PUBLISHED 17 DESEMBER 2011
Rules to Stop Pupil and Teacher From Getting Too Social Online
Stephen Morton for The New York Times
Published: December 17, 2011
Faced with scandals and complaints involving teachers who misuse social media, school districts across the country are imposing strict new guidelines that ban private conversations between teachers and their students on cellphones and online platforms like Facebook and Twitter.
The policies come as educators deal with a wide range of new problems. Some teachers have set poor examples by posting lurid comments or photographs involving sex or alcohol on social media sites. Some have had inappropriate contact with students that blur the teacher-student boundary. In extreme cases, teachers and coaches have been jailed on sexual abuse and assault charges after having relationships with students that, law enforcement officials say, began with electronic communication.
But the stricter guidelines are meeting resistance from some teachers because of the increasing importance of technology as a teaching tool and of using social media to engage with students. In Missouri, the state teachers union, citing free speech, persuaded a judge that a new law imposing a statewide ban on electronic communication between teachers and students was unconstitutional. Lawmakers revamped the bill this fall, dropping the ban but directing school boards to develop their own social media policies by March 1.
School administrators acknowledge that the vast majority of teachers use social media appropriately. But they also say they are increasingly finding compelling reasons to limit teacher-student contact. School boards in California, Florida, Georgia, Illinois, Maryland, Michigan, Missouri, New Jersey, Ohio, Pennsylvania, Texas and Virginia have updated or are revising their social media policies this fall.
“My concern is that it makes it very easy for teachers to form intimate and boundary-crossing relationships with students,” said Charol Shakeshaft, chairwoman of the Department of Educational Leadership at Virginia Commonwealth University, who has studied sexual misconduct by teachers for 15 years. “I am all for using this technology. Some school districts have tried to ban it entirely. I am against that. But I think there’s a middle ground that would allow teachers to take advantage of the electronic technology and keep kids safe.”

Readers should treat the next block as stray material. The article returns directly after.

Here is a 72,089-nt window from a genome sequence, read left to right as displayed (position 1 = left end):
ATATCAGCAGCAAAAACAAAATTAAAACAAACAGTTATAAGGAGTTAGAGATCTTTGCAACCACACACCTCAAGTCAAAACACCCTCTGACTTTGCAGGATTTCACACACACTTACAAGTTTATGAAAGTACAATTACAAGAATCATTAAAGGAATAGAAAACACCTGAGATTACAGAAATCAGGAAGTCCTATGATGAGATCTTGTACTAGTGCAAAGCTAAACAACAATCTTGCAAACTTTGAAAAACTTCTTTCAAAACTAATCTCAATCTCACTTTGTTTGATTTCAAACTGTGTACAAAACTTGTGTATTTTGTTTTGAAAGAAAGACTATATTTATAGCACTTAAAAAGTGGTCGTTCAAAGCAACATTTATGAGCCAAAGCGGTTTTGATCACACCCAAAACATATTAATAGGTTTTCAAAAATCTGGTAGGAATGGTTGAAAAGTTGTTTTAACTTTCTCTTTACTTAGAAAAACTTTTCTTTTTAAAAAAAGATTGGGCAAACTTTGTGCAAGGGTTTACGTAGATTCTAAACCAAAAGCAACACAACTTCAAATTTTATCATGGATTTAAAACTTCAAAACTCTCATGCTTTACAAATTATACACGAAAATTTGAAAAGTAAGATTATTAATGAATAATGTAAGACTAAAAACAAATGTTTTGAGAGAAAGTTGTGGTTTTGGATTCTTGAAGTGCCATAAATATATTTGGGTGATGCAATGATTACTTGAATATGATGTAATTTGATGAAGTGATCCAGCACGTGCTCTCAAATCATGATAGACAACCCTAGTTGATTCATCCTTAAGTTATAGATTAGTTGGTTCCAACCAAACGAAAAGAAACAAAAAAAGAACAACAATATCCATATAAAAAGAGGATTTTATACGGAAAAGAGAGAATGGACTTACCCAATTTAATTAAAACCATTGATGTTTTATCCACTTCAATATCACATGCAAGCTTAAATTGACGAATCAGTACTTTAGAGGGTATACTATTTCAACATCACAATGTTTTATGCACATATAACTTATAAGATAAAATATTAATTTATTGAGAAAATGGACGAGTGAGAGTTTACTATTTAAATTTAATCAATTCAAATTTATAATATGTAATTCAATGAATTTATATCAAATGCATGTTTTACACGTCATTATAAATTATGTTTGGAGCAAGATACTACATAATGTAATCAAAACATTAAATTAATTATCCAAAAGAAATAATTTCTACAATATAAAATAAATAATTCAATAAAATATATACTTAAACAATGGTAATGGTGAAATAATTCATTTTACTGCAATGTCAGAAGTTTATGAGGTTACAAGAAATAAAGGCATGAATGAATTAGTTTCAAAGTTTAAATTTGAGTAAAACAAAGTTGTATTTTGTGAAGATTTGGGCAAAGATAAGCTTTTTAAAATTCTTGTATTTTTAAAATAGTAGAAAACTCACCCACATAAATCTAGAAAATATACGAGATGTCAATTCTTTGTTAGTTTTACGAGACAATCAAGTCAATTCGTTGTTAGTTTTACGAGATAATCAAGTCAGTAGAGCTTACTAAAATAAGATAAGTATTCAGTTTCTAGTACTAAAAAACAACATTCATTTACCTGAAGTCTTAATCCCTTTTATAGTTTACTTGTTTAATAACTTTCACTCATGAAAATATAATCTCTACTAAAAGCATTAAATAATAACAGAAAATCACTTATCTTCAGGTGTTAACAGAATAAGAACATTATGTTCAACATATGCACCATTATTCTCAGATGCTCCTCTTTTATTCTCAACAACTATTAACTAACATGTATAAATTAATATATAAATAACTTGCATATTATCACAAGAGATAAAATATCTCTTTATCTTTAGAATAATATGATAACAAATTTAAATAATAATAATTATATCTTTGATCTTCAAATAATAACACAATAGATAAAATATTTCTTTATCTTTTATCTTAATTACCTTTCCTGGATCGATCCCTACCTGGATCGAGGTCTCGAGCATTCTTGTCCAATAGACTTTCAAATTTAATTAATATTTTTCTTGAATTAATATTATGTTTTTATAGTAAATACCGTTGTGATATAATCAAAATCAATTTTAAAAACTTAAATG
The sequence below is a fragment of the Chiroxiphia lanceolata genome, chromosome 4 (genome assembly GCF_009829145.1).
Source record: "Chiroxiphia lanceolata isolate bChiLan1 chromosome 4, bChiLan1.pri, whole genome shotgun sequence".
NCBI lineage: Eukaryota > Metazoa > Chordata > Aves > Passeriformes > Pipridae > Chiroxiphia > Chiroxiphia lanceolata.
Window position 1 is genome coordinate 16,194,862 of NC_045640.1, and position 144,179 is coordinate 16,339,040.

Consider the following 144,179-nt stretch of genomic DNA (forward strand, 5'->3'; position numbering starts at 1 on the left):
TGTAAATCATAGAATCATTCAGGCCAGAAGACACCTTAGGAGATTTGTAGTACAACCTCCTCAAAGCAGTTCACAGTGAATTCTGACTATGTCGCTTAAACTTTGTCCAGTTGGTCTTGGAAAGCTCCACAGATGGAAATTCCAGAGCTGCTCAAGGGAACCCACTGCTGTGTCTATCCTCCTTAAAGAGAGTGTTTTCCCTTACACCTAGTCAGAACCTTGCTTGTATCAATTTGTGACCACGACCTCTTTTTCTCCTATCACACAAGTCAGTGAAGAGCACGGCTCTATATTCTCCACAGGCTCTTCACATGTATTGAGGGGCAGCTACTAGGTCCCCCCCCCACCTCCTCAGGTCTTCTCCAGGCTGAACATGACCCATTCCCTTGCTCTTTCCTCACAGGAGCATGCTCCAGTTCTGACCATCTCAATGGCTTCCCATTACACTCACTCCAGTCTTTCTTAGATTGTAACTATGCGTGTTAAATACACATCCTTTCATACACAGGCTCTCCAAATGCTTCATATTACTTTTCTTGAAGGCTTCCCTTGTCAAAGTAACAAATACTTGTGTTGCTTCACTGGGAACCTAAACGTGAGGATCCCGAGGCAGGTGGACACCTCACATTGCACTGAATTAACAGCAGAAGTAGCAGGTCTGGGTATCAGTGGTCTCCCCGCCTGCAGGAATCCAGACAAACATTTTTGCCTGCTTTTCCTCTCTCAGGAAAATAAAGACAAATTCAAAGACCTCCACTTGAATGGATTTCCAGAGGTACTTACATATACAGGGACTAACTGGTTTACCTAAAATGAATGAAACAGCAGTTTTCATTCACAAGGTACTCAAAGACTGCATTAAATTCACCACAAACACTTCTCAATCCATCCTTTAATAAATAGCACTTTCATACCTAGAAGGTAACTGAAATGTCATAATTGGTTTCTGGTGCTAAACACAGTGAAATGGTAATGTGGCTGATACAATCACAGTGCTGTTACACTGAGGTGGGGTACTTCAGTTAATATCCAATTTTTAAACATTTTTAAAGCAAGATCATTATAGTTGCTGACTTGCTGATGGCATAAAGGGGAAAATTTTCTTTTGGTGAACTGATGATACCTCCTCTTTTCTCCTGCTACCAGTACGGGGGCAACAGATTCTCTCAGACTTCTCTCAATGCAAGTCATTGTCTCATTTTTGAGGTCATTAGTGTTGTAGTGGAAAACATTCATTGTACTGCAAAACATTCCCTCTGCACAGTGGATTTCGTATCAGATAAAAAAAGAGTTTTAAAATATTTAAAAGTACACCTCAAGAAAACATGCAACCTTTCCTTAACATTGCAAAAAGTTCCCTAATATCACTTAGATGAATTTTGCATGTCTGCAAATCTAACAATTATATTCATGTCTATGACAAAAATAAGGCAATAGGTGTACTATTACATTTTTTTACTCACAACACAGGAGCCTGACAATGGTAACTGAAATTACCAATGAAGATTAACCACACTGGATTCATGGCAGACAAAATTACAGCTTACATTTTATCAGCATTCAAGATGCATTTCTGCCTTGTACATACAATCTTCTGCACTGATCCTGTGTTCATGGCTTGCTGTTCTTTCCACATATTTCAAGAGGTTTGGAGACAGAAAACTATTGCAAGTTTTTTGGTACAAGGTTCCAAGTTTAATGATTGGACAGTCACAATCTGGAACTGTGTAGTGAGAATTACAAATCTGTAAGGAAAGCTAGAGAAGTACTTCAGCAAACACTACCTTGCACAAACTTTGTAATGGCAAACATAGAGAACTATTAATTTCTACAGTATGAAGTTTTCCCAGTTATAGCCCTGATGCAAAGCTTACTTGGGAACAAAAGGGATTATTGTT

Lewis Holloway, the superintendent of schools in Statesboro, Ga., imposed a new policy this fall prohibiting private electronic communications after learning that Facebook and text messages had helped fuel a relationship between an eighth grade English teacher and her 14-year-old male pupil. The teacher was arrested this summer on charges of aggravated child molestation and statutory rape, and remains in jail awaiting trial.
“It can start out innocent and get more and more in depth quickly,” said Mr. Holloway, a school administrator for 38 years. “Our students are vulnerable through new means, and we’ve got to find new ways to protect them.”
Mr. Holloway said he learned of other sexual misconduct cases when consulting with school administrators around the nation about social media policies. While there is no national public database of sexual misconduct by teachers, dozens of cases have made local headlines around the country this year.
In Illinois, a 56-year-old former language-arts teacher was found guilty in September on sexual abuse and assault charges involving a 17-year-old female student with whom he had exchanged more than 700 text messages. In Sacramento, a 37-year-old high school band director pleaded guilty to sexual misconduct stemming from his relationship with a 16-year-old female student; her Facebook page had more than 1,200 private messages from him, some about massages. In Pennsylvania, a 39-year-old male high school athletic director pleaded guilty in November to charges of attempted corruption of a minor; he was arrested after offering a former male student gifts in exchange for sex.